The opinion of the court was delivered by: POLLACK
MILTON POLLACK, District Judge.
THE COURT: At the close of the plaintiff's case and again at the close of the entire case, defendant moves for a dismissal of the complaint for failure to make out a prima facie case, or in the alternative for a directed verdict for defendant. For the reasons shown hereafter a verdict will be directed in defendant's favor.
This case was tried to the Court and a jury. The jurisdiction is predicated on diversity of citizenship. The action is allegedly one in negligence.This is not a malpractice suit.
On February 26, 1979, plaintiff Nurse Livingston was a registered professional nurse licensed by the State of New York after examination, employed by the Mount Sinai Medical Center, and assigned to the postpartum obstetrical unit. Having previously been awarded a baccalaureate degree from the New School of Social Science and a Bachelor of Science degree of Lehman College, Nurse Livingston became employed by the hospital.
At approximately 8:00 a.m. on February 26, while on duty at the medical center, Nurse Livingston was undressing a four-day old baby boy in order to demonstrate bathing techniques to his mother. After having undressed the infant for the purpose of a bathing demonstration, Nurse Livingston observed a flat red blister-like lesion, which she described as slightly larger than a dime, on the boy's neck. She said she had never seen herpes before except in magazines which she had read, but she suspected that this was herpes.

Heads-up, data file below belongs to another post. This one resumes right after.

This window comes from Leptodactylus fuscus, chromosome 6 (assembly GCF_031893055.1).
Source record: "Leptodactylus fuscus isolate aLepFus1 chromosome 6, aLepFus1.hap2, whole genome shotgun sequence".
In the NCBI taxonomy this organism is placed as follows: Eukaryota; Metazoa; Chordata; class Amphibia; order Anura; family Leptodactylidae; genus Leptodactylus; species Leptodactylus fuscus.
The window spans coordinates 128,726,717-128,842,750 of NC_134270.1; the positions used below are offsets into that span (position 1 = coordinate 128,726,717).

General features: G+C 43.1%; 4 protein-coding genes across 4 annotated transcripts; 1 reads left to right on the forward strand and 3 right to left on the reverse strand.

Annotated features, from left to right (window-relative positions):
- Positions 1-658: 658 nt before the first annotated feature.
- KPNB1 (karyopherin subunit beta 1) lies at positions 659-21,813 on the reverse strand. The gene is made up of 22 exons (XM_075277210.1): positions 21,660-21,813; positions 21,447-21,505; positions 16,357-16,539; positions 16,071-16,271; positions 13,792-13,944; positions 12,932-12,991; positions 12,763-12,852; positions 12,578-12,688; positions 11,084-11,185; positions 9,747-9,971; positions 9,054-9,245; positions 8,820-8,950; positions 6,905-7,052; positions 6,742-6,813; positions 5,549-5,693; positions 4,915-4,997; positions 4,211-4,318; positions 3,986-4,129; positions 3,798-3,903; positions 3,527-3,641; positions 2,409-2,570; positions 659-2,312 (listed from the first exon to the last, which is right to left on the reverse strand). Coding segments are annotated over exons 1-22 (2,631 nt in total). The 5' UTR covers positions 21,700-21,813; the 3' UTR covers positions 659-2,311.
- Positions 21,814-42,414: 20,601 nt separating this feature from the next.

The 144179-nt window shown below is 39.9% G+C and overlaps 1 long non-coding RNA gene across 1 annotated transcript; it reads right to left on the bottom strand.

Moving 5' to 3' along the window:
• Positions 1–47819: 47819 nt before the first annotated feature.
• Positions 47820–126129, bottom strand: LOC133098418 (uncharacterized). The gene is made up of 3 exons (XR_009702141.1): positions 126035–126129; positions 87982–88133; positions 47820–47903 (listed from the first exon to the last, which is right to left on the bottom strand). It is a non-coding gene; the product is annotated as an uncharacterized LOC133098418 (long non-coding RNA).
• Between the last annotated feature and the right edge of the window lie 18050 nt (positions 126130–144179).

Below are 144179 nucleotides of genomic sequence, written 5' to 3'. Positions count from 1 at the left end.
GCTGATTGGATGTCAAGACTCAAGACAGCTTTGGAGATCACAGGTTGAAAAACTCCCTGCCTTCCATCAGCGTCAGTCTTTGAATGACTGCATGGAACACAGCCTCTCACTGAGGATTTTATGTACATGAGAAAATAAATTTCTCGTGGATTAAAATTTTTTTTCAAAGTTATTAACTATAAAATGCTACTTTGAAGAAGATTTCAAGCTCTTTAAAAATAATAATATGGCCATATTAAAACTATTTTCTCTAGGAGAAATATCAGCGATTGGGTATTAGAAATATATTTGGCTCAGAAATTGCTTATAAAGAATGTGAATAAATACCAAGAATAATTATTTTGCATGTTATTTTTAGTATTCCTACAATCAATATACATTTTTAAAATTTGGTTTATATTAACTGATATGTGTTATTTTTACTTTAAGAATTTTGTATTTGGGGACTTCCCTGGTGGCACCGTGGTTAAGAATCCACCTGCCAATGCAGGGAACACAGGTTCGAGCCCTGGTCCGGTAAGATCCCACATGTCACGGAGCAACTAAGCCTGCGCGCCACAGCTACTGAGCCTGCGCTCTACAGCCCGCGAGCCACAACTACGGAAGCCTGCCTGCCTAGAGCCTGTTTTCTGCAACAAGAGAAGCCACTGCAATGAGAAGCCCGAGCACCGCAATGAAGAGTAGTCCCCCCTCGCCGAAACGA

She immediately reported the lesion to her supervisor, the charge nurse, Eva Blumstein, who came in, saw the child, and instructed Nurse Livingston to remove the baby from the nursery to the private room in which the mother was located.
The charge nurse then telephoned Dr. Donald Gribetz, the defendant and the infant's attending pediatrician, and told him about the child, advised him that the child was being or had been transferred to a private room in which the mother was located, and the doctor confirmed the removal of the child from the nursery and arranged to visit the child promptly and see for himself what was going on.
Meanwhile, Nurse Livingston, in handling the child's diaper and T-shirt, had noticed other lesions on baby's groin and penis.
Dr. Gribetz arrived at the private room at approximately 10:30 that morning and examined his patient, the infant. The pediatrician was in doubt of the nature of the ailment. It could have been one of a few things, some non-infectious, but he suspected it might be herpes, and to make a diagnosis he immediately ordered that a culture of the lesion be taken and that the infant be kept with his mother in the latter's room.
At this time Nurse Livingston was fully aware that she had observed a suspicious lesion. Indeed, she referred to it as ugly, or some other characteristic of a contagious herpes virus.
She claims that she asked the doctor what to do about wearing gloves and gowns and was told that the essential for her was strict hand washing, and gloves and gowns were not essential.